So there’s these two fish in a tank, and one fish says to the other one, “I can’t drive this thing.”
Seriously, I know one joke, and that’s it. I forget who taught it to me. I’m sure it was funnier when he said it.
McNulty and Templeton, sitting in a tree, L-Y-I-N-G. And we view the one with sympathy, because his intentions are to bring much-needed police power to bear on a criminal. The other, his aims are selfish, to make enough of a splash to get the Washington Post to hire his resume-packing ass. Both of them running cons, each of them looking at the other one, because when you’re a professional liar you think everybody else is too because it’s the only way you can live. Each of them looking at the other one trying to figure out what his con is, what he’s about, how it might help. McNulty’s sizing up a suspect; Templeton might as well be a dealer for all he’s playing and being played. He’s a corner boy, maybe, working an angle of his own in a game he barely understands and at which he has no hope of succeeding. They’re both so completely into their own stuff here they can’t even see past their faces; it’s not like Herc, who can’t see the long game. He can’t see it; they’ve closed their eyes.
But the consequences spiral out from the center and never stop; being a writer is like being a teacher is like being a cop is like being anybody: You never know where your work lands, you never know where it stops. It spirals out, in that somebody reads something you wrote and gets involved in a cause and comes to understand community and runs for office and gets elected and does it again and again and you didn’t make that guy president, but you dropped the pebble in the pool. You flapped the wings on that butterfly and changed the way the air moved. So now Kima’s in it, in that she’s implicated in faking police reports with McNulty on the phony serial killer. Alma’s in it, too, and I feel for this girl so much, in that she’s sharing a byline on a guy who’s gonna get found out and it’s going to come back to haunt her. She’s gonna think, every day, “Could I have seen this coming?” Kima, too; she and Jimmy used to be close, she’d know if something was up, wouldn’t she?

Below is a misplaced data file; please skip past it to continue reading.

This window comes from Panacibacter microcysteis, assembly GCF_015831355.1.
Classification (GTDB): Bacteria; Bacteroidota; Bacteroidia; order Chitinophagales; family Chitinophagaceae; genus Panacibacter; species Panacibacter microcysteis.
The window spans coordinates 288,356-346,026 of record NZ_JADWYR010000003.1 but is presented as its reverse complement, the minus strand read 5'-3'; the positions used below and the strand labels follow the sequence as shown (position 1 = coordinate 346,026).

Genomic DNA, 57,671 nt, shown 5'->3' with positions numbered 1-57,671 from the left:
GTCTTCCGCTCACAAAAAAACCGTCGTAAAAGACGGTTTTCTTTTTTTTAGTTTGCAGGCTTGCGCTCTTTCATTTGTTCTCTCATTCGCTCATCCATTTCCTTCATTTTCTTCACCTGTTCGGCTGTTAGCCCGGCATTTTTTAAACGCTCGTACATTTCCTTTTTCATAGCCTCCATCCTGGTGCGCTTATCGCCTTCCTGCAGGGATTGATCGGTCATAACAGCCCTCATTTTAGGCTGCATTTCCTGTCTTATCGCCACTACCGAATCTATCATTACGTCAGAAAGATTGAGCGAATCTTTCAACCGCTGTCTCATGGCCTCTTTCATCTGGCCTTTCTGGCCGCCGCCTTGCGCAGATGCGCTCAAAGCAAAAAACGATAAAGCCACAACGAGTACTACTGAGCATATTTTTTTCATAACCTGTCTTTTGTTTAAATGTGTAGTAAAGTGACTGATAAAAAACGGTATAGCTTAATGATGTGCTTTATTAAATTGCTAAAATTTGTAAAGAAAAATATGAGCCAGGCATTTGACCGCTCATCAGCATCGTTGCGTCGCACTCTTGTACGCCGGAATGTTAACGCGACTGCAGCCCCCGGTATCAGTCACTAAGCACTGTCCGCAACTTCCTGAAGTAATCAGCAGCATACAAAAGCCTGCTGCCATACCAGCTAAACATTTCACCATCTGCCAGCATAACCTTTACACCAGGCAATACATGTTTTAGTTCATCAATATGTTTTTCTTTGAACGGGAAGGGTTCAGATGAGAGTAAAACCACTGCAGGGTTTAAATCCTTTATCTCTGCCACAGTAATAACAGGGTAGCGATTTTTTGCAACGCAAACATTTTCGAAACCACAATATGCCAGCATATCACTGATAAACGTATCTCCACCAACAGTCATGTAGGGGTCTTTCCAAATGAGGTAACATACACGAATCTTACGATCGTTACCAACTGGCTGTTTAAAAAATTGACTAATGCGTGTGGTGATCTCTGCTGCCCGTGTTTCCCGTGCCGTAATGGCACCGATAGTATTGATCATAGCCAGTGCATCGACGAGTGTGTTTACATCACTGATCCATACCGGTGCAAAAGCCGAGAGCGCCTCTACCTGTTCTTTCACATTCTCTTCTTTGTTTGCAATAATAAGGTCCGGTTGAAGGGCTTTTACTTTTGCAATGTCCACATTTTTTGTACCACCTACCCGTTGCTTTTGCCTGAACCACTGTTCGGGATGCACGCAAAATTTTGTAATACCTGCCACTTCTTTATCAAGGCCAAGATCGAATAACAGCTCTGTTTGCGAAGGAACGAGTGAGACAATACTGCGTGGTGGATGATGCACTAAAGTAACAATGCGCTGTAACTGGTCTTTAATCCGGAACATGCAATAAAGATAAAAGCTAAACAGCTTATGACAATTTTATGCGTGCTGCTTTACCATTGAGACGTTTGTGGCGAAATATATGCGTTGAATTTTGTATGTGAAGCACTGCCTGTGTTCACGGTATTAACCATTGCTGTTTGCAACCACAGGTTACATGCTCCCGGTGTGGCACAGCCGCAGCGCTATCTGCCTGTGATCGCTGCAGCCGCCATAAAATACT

Forget about up the ladder, to Daniels, to Gus. Forget about that. I look at down the ladder, everybody who ever passed either of them a pencil is gonna get tarred with this, because things like this ruin everyone they touch, and maybe they should, maybe that’s the only way it stops.
So does it matter, given the damage it’s causing to people who don’t have any hope of the kind of parachute Burrell got, for example, does it then matter that Templeton’s intentions are bullshit and McNulty’s are (in his own twisted way, in the beginning) honorable? Does it matter that McNulty intends to catch a killer and Templeton just wants to get his dumb ass a better job? Before it touched somebody else, I would have said intentions counted. When your ass is your own you can risk it all you want for whatever aims you please and if you can convince me to find it admirable I will but it doesn’t really matter that much; McNulty had no right to risk Kima’s ass (or Bunk’s, but he knew, and Kima doesn’t). That’s where his rationale falls apart for me. Templeton never convinced me I should have the slightest bit of sympathy for him; make him the old timer trying to hang on with the new kid coming for him, and you might have had me there.
(And why the fuck didn’t Templeton go into television, anyway, if what he wanted was to be a halfbright hairdo who people admired and asked to their parties? That shit is for the six o’clock, not for print, god damn it.)
So there’s these two fish in a tank in the city of Baltimore, neither can drive the thing worth a damn, and they’re rolling all over everything in their path, crushing things they don’t even see.
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